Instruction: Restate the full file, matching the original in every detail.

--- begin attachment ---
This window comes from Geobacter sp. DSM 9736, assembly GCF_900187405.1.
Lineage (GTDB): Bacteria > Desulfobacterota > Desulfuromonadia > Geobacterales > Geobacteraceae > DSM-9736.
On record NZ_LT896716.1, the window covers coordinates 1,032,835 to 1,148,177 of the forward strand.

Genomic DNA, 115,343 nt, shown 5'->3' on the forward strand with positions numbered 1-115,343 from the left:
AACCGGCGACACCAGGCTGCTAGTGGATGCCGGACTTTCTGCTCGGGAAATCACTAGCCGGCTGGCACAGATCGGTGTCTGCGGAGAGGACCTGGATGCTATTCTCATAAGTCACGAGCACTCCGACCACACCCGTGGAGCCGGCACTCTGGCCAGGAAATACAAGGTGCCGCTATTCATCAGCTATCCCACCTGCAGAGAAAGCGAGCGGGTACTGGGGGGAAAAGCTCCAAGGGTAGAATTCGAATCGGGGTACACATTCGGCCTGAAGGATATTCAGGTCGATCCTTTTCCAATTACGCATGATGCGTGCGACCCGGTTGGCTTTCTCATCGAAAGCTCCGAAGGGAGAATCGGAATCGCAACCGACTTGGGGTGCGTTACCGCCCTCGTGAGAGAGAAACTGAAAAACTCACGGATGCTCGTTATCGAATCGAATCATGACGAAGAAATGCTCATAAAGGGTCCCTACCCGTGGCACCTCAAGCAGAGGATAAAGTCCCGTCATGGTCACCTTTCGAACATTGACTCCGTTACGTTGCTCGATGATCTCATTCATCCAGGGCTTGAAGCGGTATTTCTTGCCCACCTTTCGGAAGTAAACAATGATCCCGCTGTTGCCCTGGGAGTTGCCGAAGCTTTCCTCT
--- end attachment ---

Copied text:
This window comes from Geobacter sp. DSM 9736, assembly GCF_900187405.1.
Lineage (GTDB): Bacteria > Desulfobacterota > Desulfuromonadia > Geobacterales > Geobacteraceae > DSM-9736.
On record NZ_LT896716.1, the window covers coordinates 1,032,835 to 1,148,177 of the forward strand.

Genomic DNA, 115,343 nt, shown 5'->3' on the forward strand with positions numbered 1-115,343 from the left:
AACCGGCGACACCAGGCTGCTAGTGGATGCCGGACTTTCTGCTCGGGAAATCACTAGCCGGCTGGCACAGATCGGTGTCTGCGGAGAGGACCTGGATGCTATTCTCATAAGTCACGAGCACTCCGACCACACCCGTGGAGCCGGCACTCTGGCCAGGAAATACAAGGTGCCGCTATTCATCAGCTATCCCACCTGCAGAGAAAGCGAGCGGGTACTGGGGGGAAAAGCTCCAAGGGTAGAATTCGAATCGGGGTACACATTCGGCCTGAAGGATATTCAGGTCGATCCTTTTCCAATTACGCATGATGCGTGCGACCCGGTTGGCTTTCTCATCGAAAGCTCCGAAGGGAGAATCGGAATCGCAACCGACTTGGGGTGCGTTACCGCCCTCGTGAGAGAGAAACTGAAAAACTCACGGATGCTCGTTATCGAATCGAATCATGACGAAGAAATGCTCATAAAGGGTCCCTACCCGTGGCACCTCAAGCAGAGGATAAAGTCCCGTCATGGTCACCTTTCGAACATTGACTCCGTTACGTTGCTCGATGATCTCATTCATCCAGGGCTTGAAGCGGTATTTCTTGCCCACCTTTCGGAAGTAAACAATGATCCCGCTGTTGCCCTGGGAGTTGCCGAAGCTTTCCTCT